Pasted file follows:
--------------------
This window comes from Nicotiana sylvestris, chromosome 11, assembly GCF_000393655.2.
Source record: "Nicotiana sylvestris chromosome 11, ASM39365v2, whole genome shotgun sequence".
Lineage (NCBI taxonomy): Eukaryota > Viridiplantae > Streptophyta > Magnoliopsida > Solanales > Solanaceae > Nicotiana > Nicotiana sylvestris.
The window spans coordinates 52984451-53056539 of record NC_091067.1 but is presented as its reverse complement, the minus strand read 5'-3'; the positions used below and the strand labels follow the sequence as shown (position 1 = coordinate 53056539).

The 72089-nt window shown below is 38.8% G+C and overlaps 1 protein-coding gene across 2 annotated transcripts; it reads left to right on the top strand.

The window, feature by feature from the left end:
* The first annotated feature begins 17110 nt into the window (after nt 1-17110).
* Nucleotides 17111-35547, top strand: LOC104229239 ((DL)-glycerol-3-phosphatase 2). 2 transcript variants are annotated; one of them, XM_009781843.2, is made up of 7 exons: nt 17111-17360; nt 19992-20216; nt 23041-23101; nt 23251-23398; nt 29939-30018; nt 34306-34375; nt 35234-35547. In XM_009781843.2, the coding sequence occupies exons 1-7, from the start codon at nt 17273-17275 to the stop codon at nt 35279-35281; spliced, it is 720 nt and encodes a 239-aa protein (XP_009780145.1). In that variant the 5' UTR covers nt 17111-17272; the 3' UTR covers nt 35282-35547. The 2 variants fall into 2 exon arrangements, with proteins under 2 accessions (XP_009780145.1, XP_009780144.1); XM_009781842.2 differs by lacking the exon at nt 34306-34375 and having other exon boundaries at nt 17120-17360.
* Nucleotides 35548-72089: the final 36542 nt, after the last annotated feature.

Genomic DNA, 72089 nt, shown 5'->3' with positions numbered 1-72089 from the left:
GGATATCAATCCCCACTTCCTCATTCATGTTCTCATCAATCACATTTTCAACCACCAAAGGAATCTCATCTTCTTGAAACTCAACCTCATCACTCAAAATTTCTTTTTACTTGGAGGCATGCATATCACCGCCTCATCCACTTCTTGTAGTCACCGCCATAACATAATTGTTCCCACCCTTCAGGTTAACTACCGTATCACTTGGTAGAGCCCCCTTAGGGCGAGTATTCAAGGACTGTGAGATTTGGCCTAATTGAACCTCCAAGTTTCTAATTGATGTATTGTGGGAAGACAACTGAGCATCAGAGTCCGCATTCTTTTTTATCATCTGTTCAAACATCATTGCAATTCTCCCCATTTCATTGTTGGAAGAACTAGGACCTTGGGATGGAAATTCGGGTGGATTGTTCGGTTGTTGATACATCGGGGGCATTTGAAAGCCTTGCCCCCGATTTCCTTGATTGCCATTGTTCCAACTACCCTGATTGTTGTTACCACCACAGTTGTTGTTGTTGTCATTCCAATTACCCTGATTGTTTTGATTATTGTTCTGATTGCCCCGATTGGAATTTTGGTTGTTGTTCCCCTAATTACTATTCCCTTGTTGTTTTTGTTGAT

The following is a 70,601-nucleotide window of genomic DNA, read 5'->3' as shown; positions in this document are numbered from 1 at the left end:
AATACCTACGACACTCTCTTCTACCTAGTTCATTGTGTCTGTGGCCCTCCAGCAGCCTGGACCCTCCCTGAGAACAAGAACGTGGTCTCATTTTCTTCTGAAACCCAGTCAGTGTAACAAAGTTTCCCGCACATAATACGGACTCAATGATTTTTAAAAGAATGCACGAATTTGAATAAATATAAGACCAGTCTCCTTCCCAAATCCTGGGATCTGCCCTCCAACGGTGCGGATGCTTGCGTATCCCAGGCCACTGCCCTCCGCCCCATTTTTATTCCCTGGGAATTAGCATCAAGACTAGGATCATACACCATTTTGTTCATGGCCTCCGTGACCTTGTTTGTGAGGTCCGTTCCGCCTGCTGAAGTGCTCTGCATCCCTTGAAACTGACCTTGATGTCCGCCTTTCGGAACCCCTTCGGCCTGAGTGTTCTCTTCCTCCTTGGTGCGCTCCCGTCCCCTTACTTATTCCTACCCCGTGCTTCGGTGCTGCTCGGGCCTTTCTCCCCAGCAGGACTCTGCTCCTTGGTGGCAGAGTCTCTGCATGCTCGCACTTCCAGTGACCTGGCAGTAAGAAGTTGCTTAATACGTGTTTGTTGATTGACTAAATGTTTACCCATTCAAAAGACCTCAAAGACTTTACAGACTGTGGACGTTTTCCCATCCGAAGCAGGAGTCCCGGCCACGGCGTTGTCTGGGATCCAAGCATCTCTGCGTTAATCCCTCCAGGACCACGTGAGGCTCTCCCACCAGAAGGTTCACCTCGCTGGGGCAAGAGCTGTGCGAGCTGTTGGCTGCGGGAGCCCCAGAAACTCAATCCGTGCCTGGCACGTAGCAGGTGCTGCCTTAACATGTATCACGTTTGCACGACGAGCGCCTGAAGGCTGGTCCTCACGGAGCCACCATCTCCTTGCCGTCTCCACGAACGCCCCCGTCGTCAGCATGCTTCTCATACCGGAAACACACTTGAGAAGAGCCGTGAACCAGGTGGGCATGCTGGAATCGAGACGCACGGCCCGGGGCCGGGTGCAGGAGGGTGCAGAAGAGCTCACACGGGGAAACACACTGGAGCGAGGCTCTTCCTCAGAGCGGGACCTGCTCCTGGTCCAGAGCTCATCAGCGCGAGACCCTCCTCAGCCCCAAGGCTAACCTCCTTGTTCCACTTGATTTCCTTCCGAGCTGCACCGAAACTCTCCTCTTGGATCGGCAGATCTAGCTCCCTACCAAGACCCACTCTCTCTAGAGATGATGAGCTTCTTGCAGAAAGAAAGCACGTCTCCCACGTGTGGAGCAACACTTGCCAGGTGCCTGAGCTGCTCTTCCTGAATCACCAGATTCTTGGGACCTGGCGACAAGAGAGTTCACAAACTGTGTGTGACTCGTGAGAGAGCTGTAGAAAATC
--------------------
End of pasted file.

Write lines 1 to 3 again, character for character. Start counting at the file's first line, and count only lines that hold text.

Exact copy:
This window comes from Nicotiana sylvestris, chromosome 11, assembly GCF_000393655.2.
Source record: "Nicotiana sylvestris chromosome 11, ASM39365v2, whole genome shotgun sequence".
Lineage (NCBI taxonomy): Eukaryota > Viridiplantae > Streptophyta > Magnoliopsida > Solanales > Solanaceae > Nicotiana > Nicotiana sylvestris.